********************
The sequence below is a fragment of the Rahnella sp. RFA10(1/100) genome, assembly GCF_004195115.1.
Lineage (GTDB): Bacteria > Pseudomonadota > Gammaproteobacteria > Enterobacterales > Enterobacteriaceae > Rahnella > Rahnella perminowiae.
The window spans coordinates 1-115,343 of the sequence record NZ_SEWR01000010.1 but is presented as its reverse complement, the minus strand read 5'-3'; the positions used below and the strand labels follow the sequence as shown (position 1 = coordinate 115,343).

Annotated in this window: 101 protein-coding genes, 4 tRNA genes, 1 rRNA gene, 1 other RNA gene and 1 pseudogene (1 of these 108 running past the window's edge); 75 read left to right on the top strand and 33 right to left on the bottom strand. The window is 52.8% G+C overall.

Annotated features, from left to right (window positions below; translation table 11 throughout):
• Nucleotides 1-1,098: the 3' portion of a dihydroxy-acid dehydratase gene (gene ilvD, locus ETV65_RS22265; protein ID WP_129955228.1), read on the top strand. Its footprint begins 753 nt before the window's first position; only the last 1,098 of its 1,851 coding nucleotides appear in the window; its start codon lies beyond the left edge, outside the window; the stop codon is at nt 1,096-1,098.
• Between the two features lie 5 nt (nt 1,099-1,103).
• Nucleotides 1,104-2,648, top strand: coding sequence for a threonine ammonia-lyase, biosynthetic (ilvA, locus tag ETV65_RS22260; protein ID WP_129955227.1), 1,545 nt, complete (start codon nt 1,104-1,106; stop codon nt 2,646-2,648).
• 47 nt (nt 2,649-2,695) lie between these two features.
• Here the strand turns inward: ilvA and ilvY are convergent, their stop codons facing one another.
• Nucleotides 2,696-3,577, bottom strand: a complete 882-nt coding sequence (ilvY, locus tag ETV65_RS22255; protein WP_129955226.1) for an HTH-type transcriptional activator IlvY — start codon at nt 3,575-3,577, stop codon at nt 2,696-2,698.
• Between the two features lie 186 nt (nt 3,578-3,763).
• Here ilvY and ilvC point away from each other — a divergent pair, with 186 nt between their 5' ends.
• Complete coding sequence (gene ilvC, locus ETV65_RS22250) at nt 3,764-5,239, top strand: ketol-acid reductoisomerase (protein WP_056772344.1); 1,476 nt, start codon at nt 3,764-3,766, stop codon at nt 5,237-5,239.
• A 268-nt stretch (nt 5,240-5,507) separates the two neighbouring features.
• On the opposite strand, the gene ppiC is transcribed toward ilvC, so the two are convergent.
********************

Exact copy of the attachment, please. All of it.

The sequence below is a fragment of the Rahnella sp. RFA10(1/100) genome, assembly GCF_004195115.1.
Lineage (GTDB): Bacteria > Pseudomonadota > Gammaproteobacteria > Enterobacterales > Enterobacteriaceae > Rahnella > Rahnella perminowiae.
The window spans coordinates 1-115,343 of the sequence record NZ_SEWR01000010.1 but is presented as its reverse complement, the minus strand read 5'-3'; the positions used below and the strand labels follow the sequence as shown (position 1 = coordinate 115,343).

Annotated in this window: 101 protein-coding genes, 4 tRNA genes, 1 rRNA gene, 1 other RNA gene and 1 pseudogene (1 of these 108 running past the window's edge); 75 read left to right on the top strand and 33 right to left on the bottom strand. The window is 52.8% G+C overall.

Annotated features, from left to right (window positions below; translation table 11 throughout):
• Nucleotides 1-1,098: the 3' portion of a dihydroxy-acid dehydratase gene (gene ilvD, locus ETV65_RS22265; protein ID WP_129955228.1), read on the top strand. Its footprint begins 753 nt before the window's first position; only the last 1,098 of its 1,851 coding nucleotides appear in the window; its start codon lies beyond the left edge, outside the window; the stop codon is at nt 1,096-1,098.
• Between the two features lie 5 nt (nt 1,099-1,103).
• Nucleotides 1,104-2,648, top strand: coding sequence for a threonine ammonia-lyase, biosynthetic (ilvA, locus tag ETV65_RS22260; protein ID WP_129955227.1), 1,545 nt, complete (start codon nt 1,104-1,106; stop codon nt 2,646-2,648).
• 47 nt (nt 2,649-2,695) lie between these two features.
• Here the strand turns inward: ilvA and ilvY are convergent, their stop codons facing one another.
• Nucleotides 2,696-3,577, bottom strand: a complete 882-nt coding sequence (ilvY, locus tag ETV65_RS22255; protein WP_129955226.1) for an HTH-type transcriptional activator IlvY — start codon at nt 3,575-3,577, stop codon at nt 2,696-2,698.
• Between the two features lie 186 nt (nt 3,578-3,763).
• Here ilvY and ilvC point away from each other — a divergent pair, with 186 nt between their 5' ends.
• Complete coding sequence (gene ilvC, locus ETV65_RS22250) at nt 3,764-5,239, top strand: ketol-acid reductoisomerase (protein WP_056772344.1); 1,476 nt, start codon at nt 3,764-3,766, stop codon at nt 5,237-5,239.
• A 268-nt stretch (nt 5,240-5,507) separates the two neighbouring features.
• On the opposite strand, the gene ppiC is transcribed toward ilvC, so the two are convergent.